In many levels of government, the mandate has gone out: the cloud is where IT should look first when hosting new applications (or re-hosting existing systems). There are good reasons for the mandate, but that doesn’t mean that there’s no longer a place for the traditional on-premises server in government IT.
What it does mean is that the servers you add to your architecture need to be carefully configured to optimize their performance for the critical purposes they serve.
What kind of features should you be looking for in the servers you still need? Three things will be important no matter what specific purpose the machine will serve. Be sure to look for:
- Cores (the number)
- DRAM (the size)
- Storage (local only)
Cores: Not so long ago, if you wanted to get a high-performance server, you would look for a multi-processor system. You might still look for more than one processor, but even more important is the number of processing cores in each chip.
In many circumstances, a single 8-core processor will fuel higher performance than twin dual-core chips. Once you get to multiple 8-core chips, you begin to look at serious performance upgrades. And a significant benefit to the multi-core architecture is that you’ll be getting the performance boost with far lower electricity consumption than would be the case with all those processing cores housed in individual packages.
Count the cores, and you’ll understand basic performance characteristics.
DRAM: If you know that a particular server will be used for one specific application and nothing more, then you can size the memory to the software vendor’s recommendation and be safe.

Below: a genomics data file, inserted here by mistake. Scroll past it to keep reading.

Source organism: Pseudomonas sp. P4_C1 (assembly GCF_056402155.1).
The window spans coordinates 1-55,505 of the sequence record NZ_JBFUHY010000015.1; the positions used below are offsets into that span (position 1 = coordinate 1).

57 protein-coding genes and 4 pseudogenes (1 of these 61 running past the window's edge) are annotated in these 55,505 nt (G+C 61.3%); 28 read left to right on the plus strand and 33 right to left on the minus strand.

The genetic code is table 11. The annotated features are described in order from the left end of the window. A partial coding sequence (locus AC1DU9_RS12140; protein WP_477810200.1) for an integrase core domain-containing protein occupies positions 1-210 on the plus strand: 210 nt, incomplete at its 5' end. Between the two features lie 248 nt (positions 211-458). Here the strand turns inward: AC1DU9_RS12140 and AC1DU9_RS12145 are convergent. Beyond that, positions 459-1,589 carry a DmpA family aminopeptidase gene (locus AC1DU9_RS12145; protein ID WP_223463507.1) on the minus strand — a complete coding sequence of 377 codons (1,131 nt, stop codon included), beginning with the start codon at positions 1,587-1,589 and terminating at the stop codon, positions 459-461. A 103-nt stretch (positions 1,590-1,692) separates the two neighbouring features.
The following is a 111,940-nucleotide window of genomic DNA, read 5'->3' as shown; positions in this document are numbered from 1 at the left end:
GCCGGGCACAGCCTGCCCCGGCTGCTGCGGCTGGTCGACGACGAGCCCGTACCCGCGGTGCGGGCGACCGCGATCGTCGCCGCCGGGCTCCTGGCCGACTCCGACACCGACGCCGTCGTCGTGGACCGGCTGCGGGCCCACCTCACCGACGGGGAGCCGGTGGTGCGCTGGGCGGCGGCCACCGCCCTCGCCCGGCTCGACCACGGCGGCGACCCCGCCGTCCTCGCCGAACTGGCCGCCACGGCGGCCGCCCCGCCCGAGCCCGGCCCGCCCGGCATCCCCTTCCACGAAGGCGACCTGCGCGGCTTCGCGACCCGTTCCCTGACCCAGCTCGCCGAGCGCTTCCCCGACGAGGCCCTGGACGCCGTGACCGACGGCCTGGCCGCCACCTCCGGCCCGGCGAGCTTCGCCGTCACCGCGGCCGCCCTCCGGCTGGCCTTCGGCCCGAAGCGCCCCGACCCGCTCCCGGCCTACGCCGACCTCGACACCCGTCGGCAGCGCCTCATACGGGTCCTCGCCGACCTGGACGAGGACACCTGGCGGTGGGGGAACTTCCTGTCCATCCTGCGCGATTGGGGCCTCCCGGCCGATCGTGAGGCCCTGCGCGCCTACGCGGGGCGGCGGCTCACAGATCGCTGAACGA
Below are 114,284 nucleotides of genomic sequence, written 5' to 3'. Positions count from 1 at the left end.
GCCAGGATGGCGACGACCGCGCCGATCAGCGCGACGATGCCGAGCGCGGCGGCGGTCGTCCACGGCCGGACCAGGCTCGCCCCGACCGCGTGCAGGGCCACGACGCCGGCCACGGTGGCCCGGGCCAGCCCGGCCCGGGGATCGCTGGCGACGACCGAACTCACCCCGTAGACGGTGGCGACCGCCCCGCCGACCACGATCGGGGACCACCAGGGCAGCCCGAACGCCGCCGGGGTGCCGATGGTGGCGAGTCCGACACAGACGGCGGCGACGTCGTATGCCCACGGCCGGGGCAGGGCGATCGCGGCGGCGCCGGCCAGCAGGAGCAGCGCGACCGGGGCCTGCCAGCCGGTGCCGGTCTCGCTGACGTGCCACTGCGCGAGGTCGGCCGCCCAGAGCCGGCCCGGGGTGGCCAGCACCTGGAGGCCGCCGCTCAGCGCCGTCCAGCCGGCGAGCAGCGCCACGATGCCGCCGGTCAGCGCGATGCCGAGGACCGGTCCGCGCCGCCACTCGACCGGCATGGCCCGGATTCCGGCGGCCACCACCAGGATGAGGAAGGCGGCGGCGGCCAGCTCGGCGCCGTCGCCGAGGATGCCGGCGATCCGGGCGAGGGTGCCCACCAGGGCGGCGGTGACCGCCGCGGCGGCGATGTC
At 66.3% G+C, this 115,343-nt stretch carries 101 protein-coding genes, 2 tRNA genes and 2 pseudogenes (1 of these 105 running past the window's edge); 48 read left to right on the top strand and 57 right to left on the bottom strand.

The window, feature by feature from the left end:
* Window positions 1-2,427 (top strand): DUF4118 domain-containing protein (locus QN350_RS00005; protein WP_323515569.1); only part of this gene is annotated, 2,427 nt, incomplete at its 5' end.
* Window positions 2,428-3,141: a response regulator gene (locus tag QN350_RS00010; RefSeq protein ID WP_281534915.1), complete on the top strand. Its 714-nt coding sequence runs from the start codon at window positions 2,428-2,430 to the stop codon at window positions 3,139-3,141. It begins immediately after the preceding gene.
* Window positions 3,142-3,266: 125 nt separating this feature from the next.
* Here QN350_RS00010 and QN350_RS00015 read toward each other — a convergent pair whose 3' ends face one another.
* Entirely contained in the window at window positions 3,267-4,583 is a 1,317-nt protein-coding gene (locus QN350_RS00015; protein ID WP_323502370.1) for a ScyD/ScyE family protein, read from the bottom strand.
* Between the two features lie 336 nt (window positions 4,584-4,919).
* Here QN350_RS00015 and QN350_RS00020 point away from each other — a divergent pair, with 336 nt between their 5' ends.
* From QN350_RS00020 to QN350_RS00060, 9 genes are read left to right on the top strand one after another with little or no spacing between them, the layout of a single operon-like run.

If you’re going to be using the server for multiple virtual systems and the applications that may come until the next hardware refresh cycle, then the general tip for RAM is “go big.” It’s rare to hear a manager say, “I wish we had bought less memory for that server,” while many long for more memory (or the add-on budget to top off the memory in an existing server).
Buy bigger, and you’ll likely have faster applications and happier users well into the future.
Storage: Server memory can be a complicated topic all its own, but here’s a tip for just about every server configuration you’ll put together: specify a fast SSD for the boot volume with enough capacity to hold the basic system images and essential application code.
Data storage can live in its own world, and you can get as wild as you’d like with that; but if you keep the system code on fast storage, you’ll boost the performance of every application instance and virtual machine.
If you pay attention to these three components, you’ll create a server that can be a successful part of any hybrid architecture. You might even find that the right on-premises server will improve the performance of those cloud components that policy requires. And that’s a win for everyone.